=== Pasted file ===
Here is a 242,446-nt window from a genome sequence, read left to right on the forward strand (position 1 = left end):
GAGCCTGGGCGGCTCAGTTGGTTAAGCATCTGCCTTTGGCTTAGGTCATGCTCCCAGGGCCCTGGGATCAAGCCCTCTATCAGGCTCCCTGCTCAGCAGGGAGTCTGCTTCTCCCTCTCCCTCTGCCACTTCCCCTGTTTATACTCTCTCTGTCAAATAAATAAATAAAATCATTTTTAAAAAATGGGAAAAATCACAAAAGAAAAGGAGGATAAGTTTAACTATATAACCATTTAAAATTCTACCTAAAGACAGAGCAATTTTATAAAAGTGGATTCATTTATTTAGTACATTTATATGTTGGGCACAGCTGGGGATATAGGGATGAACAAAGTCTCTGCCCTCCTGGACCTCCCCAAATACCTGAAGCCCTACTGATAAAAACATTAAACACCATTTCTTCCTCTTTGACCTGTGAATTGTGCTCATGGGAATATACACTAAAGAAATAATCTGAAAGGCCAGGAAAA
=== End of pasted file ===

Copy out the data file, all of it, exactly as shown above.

Here is a 242,446-nt window from a genome sequence, read left to right on the forward strand (position 1 = left end):
GAGCCTGGGCGGCTCAGTTGGTTAAGCATCTGCCTTTGGCTTAGGTCATGCTCCCAGGGCCCTGGGATCAAGCCCTCTATCAGGCTCCCTGCTCAGCAGGGAGTCTGCTTCTCCCTCTCCCTCTGCCACTTCCCCTGTTTATACTCTCTCTGTCAAATAAATAAATAAAATCATTTTTAAAAAATGGGAAAAATCACAAAAGAAAAGGAGGATAAGTTTAACTATATAACCATTTAAAATTCTACCTAAAGACAGAGCAATTTTATAAAAGTGGATTCATTTATTTAGTACATTTATATGTTGGGCACAGCTGGGGATATAGGGATGAACAAAGTCTCTGCCCTCCTGGACCTCCCCAAATACCTGAAGCCCTACTGATAAAAACATTAAACACCATTTCTTCCTCTTTGACCTGTGAATTGTGCTCATGGGAATATACACTAAAGAAATAATCTGAAAGGCCAGGAAAA